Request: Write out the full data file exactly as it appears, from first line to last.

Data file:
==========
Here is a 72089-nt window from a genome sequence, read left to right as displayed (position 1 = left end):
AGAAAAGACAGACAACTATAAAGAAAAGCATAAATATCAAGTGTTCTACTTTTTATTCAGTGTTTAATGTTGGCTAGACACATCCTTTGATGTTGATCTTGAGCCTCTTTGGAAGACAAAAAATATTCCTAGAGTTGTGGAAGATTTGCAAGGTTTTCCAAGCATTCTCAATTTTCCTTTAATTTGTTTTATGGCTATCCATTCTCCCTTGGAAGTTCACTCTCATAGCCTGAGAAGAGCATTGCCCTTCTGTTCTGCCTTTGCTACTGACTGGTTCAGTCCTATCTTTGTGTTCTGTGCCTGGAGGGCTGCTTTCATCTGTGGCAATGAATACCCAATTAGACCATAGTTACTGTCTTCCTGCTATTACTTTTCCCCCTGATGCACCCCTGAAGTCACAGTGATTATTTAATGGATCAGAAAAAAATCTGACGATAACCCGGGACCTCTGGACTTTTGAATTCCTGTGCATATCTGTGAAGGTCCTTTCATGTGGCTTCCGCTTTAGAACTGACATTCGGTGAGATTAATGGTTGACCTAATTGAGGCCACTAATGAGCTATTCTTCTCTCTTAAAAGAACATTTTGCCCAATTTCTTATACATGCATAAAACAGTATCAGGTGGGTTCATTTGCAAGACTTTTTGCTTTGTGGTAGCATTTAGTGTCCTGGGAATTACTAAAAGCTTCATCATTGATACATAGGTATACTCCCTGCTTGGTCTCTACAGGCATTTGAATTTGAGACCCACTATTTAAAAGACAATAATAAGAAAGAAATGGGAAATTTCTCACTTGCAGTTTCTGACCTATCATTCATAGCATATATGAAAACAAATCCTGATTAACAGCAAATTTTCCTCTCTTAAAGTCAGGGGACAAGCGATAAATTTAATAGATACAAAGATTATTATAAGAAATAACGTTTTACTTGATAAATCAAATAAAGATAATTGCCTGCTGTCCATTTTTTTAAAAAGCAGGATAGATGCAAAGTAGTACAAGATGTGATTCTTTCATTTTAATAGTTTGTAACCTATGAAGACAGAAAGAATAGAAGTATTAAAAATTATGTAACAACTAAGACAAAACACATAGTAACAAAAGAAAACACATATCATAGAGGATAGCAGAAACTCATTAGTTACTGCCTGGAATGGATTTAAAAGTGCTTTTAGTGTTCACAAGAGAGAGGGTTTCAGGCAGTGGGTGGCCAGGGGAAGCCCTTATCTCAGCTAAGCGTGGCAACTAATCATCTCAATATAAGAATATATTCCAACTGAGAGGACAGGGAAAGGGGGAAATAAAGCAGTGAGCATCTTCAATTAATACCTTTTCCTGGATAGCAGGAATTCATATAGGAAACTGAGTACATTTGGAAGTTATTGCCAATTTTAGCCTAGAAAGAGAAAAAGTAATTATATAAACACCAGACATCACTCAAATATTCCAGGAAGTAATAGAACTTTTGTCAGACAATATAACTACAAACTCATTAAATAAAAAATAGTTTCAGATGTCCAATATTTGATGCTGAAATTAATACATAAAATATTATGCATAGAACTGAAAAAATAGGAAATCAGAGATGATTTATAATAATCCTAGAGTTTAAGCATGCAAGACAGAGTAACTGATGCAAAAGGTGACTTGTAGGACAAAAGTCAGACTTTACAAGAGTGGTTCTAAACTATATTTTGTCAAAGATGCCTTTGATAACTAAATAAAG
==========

Here is a 72089-nt window from a genome sequence, read left to right as displayed (position 1 = left end):
AGAAAAGACAGACAACTATAAAGAAAAGCATAAATATCAAGTGTTCTACTTTTTATTCAGTGTTTAATGTTGGCTAGACACATCCTTTGATGTTGATCTTGAGCCTCTTTGGAAGACAAAAAATATTCCTAGAGTTGTGGAAGATTTGCAAGGTTTTCCAAGCATTCTCAATTTTCCTTTAATTTGTTTTATGGCTATCCATTCTCCCTTGGAAGTTCACTCTCATAGCCTGAGAAGAGCATTGCCCTTCTGTTCTGCCTTTGCTACTGACTGGTTCAGTCCTATCTTTGTGTTCTGTGCCTGGAGGGCTGCTTTCATCTGTGGCAATGAATACCCAATTAGACCATAGTTACTGTCTTCCTGCTATTACTTTTCCCCCTGATGCACCCCTGAAGTCACAGTGATTATTTAATGGATCAGAAAAAAATCTGACGATAACCCGGGACCTCTGGACTTTTGAATTCCTGTGCATATCTGTGAAGGTCCTTTCATGTGGCTTCCGCTTTAGAACTGACATTCGGTGAGATTAATGGTTGACCTAATTGAGGCCACTAATGAGCTATTCTTCTCTCTTAAAAGAACATTTTGCCCAATTTCTTATACATGCATAAAACAGTATCAGGTGGGTTCATTTGCAAGACTTTTTGCTTTGTGGTAGCATTTAGTGTCCTGGGAATTACTAAAAGCTTCATCATTGATACATAGGTATACTCCCTGCTTGGTCTCTACAGGCATTTGAATTTGAGACCCACTATTTAAAAGACAATAATAAGAAAGAAATGGGAAATTTCTCACTTGCAGTTTCTGACCTATCATTCATAGCATATATGAAAACAAATCCTGATTAACAGCAAATTTTCCTCTCTTAAAGTCAGGGGACAAGCGATAAATTTAATAGATACAAAGATTATTATAAGAAATAACGTTTTACTTGATAAATCAAATAAAGATAATTGCCTGCTGTCCATTTTTTTAAAAAGCAGGATAGATGCAAAGTAGTACAAGATGTGATTCTTTCATTTTAATAGTTTGTAACCTATGAAGACAGAAAGAATAGAAGTATTAAAAATTATGTAACAACTAAGACAAAACACATAGTAACAAAAGAAAACACATATCATAGAGGATAGCAGAAACTCATTAGTTACTGCCTGGAATGGATTTAAAAGTGCTTTTAGTGTTCACAAGAGAGAGGGTTTCAGGCAGTGGGTGGCCAGGGGAAGCCCTTATCTCAGCTAAGCGTGGCAACTAATCATCTCAATATAAGAATATATTCCAACTGAGAGGACAGGGAAAGGGGGAAATAAAGCAGTGAGCATCTTCAATTAATACCTTTTCCTGGATAGCAGGAATTCATATAGGAAACTGAGTACATTTGGAAGTTATTGCCAATTTTAGCCTAGAAAGAGAAAAAGTAATTATATAAACACCAGACATCACTCAAATATTCCAGGAAGTAATAGAACTTTTGTCAGACAATATAACTACAAACTCATTAAATAAAAAATAGTTTCAGATGTCCAATATTTGATGCTGAAATTAATACATAAAATATTATGCATAGAACTGAAAAAATAGGAAATCAGAGATGATTTATAATAATCCTAGAGTTTAAGCATGCAAGACAGAGTAACTGATGCAAAAGGTGACTTGTAGGACAAAAGTCAGACTTTACAAGAGTGGTTCTAAACTATATTTTGTCAAAGATGCCTTTGATAACTAAATAAAG